The march was an excellent time all around. I’m looking forward to having a similar, if not, better experience at Ron Paul’s convention September 2nd in
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Thursday, July 3, 2008
Well the month of June seemed to come and go before I even knew it. So just some quick thoughts on the middle most month of year.
Boston Celtics (Congrats to showing us some great "team" ball)
Tiger Woods (Awesome performance at the US Open)
Ron Paul (The Revolution continues with a number one NY Times Bestseller and strong showing at GOP State Conventions all across the country; especially in Nevada!)
People who drive a lot ($143 for a barrell of oil? Its only going to get worse)
Midwest Flood Victims (When it rains it poors)
Hillary Clinton (Its been real, its been fun...but it aint been real fun)
Website of the Month
A custom radio website. You tell the site your favorite artists and songs, from there it decodes the music's "genome" to present you with other music that should match your taste. Its a surprisingly easy and accurate application. Half the time its spot on guessing music you already know and love, and the other half its introducing you to music you probably should've known all along.
Wednesday, May 14, 2008
Monday, April 28, 2008
Basketball fans will find out soon enough, but in the meantime, I'd like to take a peak into my trusty crystal ball to see what there is to see. Most teams are 4 games deep into their first round matchups leaving little room for any advancement surprises. Despite Detroit's failure to focus in the first few games of their 76ers series, they are finally getting back to old form. Expect to see them playing alongside Cleveland, Boston, and Orlando in the next round. The West semi's will likely feature a Lakers v Utah and New Orleans v San Antonio (Although the Suns had an imressive must-win performance this afternoon).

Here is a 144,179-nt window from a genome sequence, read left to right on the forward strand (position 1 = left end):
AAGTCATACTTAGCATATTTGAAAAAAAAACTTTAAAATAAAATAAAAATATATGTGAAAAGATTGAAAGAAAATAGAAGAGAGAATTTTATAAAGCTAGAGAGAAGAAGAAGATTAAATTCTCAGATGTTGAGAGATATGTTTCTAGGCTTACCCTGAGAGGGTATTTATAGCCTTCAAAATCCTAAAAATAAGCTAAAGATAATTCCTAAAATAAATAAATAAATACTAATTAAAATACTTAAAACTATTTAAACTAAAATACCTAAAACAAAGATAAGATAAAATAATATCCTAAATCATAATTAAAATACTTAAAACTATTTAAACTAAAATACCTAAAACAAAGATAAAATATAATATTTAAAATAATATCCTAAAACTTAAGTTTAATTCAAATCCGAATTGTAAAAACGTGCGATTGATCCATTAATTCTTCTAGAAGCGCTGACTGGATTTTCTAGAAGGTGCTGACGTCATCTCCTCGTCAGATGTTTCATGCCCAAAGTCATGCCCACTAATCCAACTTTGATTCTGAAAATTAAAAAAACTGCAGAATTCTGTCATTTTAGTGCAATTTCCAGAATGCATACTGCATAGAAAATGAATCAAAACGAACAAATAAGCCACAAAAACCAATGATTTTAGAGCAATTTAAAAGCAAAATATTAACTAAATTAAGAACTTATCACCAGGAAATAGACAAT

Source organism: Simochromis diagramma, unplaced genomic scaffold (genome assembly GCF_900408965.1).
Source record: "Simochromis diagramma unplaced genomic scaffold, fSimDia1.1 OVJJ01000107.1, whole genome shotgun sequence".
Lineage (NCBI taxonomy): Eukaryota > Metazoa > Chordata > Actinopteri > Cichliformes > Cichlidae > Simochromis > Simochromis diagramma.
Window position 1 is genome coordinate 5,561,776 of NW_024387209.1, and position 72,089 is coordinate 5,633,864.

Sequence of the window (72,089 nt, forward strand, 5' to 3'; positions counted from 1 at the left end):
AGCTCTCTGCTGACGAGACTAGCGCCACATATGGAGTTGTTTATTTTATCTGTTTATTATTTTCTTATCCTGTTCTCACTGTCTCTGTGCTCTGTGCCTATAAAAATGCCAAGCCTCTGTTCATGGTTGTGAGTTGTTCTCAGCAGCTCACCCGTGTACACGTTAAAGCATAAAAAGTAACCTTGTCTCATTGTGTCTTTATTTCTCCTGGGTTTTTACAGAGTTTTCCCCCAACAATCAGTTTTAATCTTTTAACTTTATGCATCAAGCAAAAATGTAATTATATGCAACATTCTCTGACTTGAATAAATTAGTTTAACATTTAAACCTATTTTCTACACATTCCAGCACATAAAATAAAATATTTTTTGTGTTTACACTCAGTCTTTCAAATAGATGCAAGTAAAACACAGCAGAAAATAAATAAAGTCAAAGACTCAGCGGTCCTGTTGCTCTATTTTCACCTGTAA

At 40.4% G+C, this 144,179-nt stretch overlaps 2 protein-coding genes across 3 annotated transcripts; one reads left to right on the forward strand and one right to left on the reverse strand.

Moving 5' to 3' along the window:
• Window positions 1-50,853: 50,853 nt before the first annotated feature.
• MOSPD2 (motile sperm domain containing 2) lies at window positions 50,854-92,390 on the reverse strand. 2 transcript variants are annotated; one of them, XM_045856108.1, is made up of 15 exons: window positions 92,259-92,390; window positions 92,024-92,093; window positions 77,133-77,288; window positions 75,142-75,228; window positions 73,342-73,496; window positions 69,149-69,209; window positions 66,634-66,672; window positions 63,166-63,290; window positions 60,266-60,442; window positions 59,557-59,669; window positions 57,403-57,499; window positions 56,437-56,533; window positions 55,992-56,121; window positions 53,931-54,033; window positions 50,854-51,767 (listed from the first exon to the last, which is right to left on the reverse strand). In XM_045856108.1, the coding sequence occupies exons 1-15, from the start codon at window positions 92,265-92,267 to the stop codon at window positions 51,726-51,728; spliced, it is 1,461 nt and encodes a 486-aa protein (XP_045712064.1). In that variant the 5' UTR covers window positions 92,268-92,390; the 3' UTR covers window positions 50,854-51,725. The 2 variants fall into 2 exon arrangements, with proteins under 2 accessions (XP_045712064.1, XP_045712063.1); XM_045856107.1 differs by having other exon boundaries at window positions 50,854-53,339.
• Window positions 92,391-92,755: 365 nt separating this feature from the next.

Outside of Lebron's stellar performance and the expected dominance of Boston throughout the Eastern tournament, there is little else to talk about. I'd be surprised to see anyone other than Boston waiting for whoever surprises the trecherous West.
But ahh, the Western Conference. Some great series await in round 2, and really, from here one out. While the hotly anticipated Spurs/Suns series only has managed to live up to expectations in game 1, prospects such as the possibility of a Deron Williams v Chris Paul Conference Final rest even higher on my future's wish list. And you know what, the prospect of Kobe and the new Kids on the Block facing off against the decade dominant Spurs isn't a bad alternative.
If I've got to pick a single team to come out of the West, I would have to put money on the defending champion spurs. Until someone proves they're better than them, I'm just not believing it. I expected to the Suns would expose any weaknesses the Spurs would have this year, but the truth is, this looks a lot like yesteryear's team. Outside of any injuries to the Spurs Big 3, I think the West is their's to lose.
Surprisingly, Steve Nash is going to bed feeling better then Dallas's Jason Kidd tonight. Kidd was ejected Sunday night, after committing a dangerous frustration foul halfway through the 4th. The Sun's blowout win today thrills me that I get to watch them play again, but I'm only interested if they play with the same intensity they did today.